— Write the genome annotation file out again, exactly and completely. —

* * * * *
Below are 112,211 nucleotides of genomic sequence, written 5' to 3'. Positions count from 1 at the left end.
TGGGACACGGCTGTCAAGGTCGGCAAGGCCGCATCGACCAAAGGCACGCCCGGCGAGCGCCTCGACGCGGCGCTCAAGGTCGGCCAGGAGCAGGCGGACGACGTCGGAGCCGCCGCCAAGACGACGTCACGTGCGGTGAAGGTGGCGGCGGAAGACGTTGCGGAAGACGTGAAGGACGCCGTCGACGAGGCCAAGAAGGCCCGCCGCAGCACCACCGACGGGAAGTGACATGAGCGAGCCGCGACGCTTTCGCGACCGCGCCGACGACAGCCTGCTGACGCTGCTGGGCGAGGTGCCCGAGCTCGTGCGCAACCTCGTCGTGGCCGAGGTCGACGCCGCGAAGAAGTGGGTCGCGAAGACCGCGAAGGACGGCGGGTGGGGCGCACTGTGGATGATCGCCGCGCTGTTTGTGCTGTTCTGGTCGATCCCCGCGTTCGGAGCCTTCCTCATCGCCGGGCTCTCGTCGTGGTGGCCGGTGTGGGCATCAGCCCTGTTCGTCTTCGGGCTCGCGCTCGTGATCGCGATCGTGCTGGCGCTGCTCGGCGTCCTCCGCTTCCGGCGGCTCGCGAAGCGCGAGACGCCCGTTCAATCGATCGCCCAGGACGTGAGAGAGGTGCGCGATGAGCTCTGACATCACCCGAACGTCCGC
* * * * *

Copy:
Below are 112,211 nucleotides of genomic sequence, written 5' to 3'. Positions count from 1 at the left end.
TGGGACACGGCTGTCAAGGTCGGCAAGGCCGCATCGACCAAAGGCACGCCCGGCGAGCGCCTCGACGCGGCGCTCAAGGTCGGCCAGGAGCAGGCGGACGACGTCGGAGCCGCCGCCAAGACGACGTCACGTGCGGTGAAGGTGGCGGCGGAAGACGTTGCGGAAGACGTGAAGGACGCCGTCGACGAGGCCAAGAAGGCCCGCCGCAGCACCACCGACGGGAAGTGACATGAGCGAGCCGCGACGCTTTCGCGACCGCGCCGACGACAGCCTGCTGACGCTGCTGGGCGAGGTGCCCGAGCTCGTGCGCAACCTCGTCGTGGCCGAGGTCGACGCCGCGAAGAAGTGGGTCGCGAAGACCGCGAAGGACGGCGGGTGGGGCGCACTGTGGATGATCGCCGCGCTGTTTGTGCTGTTCTGGTCGATCCCCGCGTTCGGAGCCTTCCTCATCGCCGGGCTCTCGTCGTGGTGGCCGGTGTGGGCATCAGCCCTGTTCGTCTTCGGGCTCGCGCTCGTGATCGCGATCGTGCTGGCGCTGCTCGGCGTCCTCCGCTTCCGGCGGCTCGCGAAGCGCGAGACGCCCGTTCAATCGATCGCCCAGGACGTGAGAGAGGTGCGCGATGAGCTCTGACATCACCCGAACGTCCGC